Worse TMJ Flare-ups Reported During the Global Health Crisis

TMJ and ear pain

Did you know that more patients have got in touch with doctors, upper cervical chiropractors, and other healthcare professionals for TMJ and ear pain during the pandemic? But how are these two things related? How can the pandemic cause pain and discomfort to non-infected individuals? More importantly, what remedies can people use, and how helpful are these options in providing lasting relief? Let’s investigate in our discussion below. 


What Does TMJ Feel Like?

TMJ or temporomandibular joint disorders affect about 10 million Americans. As the name suggests, it affects the TMJ or the joints attaching your jawbone to the skull. People diagnosed with TMJ pain report various symptoms that tend to appear from time to time. Some examples of TMJ disorder symptoms include:

  • Tenderness of the jaw
  • Clicking or popping jaw 
  • Painful cheek muscles
  • Pain in the temporomandibular joint
  • Hissing or buzzing sound in the ears
  • Mild to severe ear congestion 
  • Dizziness or vertigo attacks
  • Limited ability to move the mouth
  • Tightness of the jaw muscles
  • Recurring headaches
  • Difficulty biting food or opening the mouth
  • Trouble swallowing food or drinks
  • Pain behind the eyes
  • Pain or stiffness of the neck
  • Aching shoulder and back muscles
  • Teeth clenching during bedtime


TMJ Disorders and the Global Health Crisis 

Not enjoying simple things like eating, talking, smiling, or making funny faces is the norm for anyone diagnosed with TMJ disorders. Unfortunately, many dentists and doctors note that the TMJ symptoms reported by patients have gotten worsen during the last few months. So, what’s the reason behind such a trend?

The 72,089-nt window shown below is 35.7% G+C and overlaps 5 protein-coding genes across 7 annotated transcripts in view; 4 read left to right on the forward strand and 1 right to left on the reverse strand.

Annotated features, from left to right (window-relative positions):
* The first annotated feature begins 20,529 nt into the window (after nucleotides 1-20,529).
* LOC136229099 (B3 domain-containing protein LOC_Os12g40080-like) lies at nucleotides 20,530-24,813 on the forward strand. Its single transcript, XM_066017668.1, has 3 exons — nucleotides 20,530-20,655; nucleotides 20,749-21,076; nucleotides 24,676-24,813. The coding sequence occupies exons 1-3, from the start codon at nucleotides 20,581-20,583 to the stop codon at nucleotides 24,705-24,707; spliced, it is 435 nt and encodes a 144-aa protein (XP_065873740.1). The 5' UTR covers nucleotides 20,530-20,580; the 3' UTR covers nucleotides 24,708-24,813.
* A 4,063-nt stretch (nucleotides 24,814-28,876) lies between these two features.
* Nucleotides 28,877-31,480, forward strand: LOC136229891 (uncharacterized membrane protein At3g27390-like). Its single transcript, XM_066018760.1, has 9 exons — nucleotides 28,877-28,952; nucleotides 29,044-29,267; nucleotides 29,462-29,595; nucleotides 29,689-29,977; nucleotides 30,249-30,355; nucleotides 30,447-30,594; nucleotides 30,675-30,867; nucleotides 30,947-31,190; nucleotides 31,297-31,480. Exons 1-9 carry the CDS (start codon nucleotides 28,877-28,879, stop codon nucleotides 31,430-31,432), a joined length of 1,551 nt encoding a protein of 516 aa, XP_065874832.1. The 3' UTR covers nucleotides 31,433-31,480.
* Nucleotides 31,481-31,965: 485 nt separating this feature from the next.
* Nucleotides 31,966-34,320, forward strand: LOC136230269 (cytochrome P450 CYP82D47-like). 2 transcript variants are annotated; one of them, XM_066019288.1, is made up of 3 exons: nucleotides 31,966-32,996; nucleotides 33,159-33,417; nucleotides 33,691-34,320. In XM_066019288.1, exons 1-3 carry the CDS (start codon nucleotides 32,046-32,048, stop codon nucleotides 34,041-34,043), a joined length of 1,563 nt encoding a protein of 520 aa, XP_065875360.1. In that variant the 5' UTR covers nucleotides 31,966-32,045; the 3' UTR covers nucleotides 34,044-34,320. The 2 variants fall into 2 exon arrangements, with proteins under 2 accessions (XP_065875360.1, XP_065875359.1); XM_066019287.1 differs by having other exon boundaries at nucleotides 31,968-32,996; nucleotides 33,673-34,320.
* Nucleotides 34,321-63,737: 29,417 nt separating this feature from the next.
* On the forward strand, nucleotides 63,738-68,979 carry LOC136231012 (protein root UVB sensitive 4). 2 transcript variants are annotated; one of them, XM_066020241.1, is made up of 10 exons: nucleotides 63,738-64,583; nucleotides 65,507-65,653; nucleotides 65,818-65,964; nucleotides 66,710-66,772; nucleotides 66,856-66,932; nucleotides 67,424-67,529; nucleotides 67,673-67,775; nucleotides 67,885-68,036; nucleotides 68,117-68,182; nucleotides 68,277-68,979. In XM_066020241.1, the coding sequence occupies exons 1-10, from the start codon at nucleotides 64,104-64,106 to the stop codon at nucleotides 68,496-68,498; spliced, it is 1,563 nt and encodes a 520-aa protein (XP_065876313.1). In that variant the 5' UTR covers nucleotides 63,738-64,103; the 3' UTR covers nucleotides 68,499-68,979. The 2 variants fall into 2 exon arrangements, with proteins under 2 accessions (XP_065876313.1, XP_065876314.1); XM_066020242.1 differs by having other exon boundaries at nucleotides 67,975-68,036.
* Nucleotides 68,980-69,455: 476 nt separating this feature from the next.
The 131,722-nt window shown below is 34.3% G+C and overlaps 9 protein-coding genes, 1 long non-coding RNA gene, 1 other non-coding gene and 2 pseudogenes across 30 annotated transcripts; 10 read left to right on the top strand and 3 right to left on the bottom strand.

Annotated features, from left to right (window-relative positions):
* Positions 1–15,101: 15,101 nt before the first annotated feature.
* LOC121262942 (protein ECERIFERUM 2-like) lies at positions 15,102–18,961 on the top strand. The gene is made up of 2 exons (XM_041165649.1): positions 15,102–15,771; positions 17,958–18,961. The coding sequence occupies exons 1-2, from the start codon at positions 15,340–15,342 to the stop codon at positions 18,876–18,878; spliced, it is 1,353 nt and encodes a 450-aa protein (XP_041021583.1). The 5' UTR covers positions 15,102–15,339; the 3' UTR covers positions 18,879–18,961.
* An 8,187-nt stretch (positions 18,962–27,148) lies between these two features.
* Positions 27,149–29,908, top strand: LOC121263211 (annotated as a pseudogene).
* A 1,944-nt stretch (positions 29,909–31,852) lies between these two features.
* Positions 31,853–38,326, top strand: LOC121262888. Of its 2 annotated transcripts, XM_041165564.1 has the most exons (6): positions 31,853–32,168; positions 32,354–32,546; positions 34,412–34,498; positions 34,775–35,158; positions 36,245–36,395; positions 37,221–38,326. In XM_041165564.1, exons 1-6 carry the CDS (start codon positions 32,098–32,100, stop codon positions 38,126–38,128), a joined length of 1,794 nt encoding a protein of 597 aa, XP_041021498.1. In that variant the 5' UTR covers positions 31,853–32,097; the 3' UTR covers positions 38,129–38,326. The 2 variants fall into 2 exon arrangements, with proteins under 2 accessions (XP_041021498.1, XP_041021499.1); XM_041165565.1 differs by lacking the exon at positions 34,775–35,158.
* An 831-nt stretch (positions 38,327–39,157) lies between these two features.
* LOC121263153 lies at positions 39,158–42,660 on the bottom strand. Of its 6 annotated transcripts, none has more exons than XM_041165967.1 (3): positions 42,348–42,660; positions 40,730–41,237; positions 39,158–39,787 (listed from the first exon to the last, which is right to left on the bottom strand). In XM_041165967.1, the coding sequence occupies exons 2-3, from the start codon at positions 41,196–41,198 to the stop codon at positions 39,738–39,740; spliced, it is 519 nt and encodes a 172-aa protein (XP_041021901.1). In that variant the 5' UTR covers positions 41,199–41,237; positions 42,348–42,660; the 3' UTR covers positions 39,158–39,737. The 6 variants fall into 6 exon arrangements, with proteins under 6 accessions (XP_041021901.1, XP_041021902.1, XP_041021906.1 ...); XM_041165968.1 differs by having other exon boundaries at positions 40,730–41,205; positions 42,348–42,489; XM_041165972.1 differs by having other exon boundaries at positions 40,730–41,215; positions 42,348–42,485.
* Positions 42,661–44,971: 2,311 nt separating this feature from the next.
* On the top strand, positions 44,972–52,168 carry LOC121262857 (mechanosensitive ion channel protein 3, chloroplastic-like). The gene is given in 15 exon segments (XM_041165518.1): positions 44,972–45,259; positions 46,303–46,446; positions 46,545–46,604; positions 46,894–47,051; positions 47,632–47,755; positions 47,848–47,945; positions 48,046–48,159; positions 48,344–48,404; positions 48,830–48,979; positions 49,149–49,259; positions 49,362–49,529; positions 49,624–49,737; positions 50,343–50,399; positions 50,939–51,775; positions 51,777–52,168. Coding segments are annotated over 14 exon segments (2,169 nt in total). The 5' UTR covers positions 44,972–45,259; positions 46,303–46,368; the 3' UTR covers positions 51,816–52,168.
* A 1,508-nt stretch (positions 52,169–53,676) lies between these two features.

The American Dental Association explains that it might be due to increased incidence of bruxism or teeth grinding. Psychological studies point out that the uncertainty caused by the pandemic has driven thousands of people to experience significant emotional distress. 

Unfortunately, stress, anxiety, and other mental health problems often lead to jaw clenching and teeth grinding, two factors that can aggravate TMJ and ear pain. To further illustrate the impact of the pandemic on people with TMJ symptoms, here are some quick statistics from different studies:

  • Teeth grinding also affects young kids who feel equally stressed out about the COVID-19 situation.
  • An orthodontist explains that chewing and eating create a force equal to around 20 to 40 pounds. Teeth grinding at nighttime, on the other hand, yields up to 100 pounds of mechanical pressure on the jaw, teeth, and the rest of the mouth. 

TMJ and ear pain

How to Cope from TMJ During Stressful Times

Undeniably, the pandemic is far from over. If you’re among the millions who feel stressed out because of the COVID-19 virus, here are some ways you can cope:

  • Take a break from watching COVID-19 updates or other news at least a few times each day
  • Learn yoga breathing or meditation exercises to clear the mind and relax your body
  • Opt to eat healthy meals every day and minimize alcohol consumption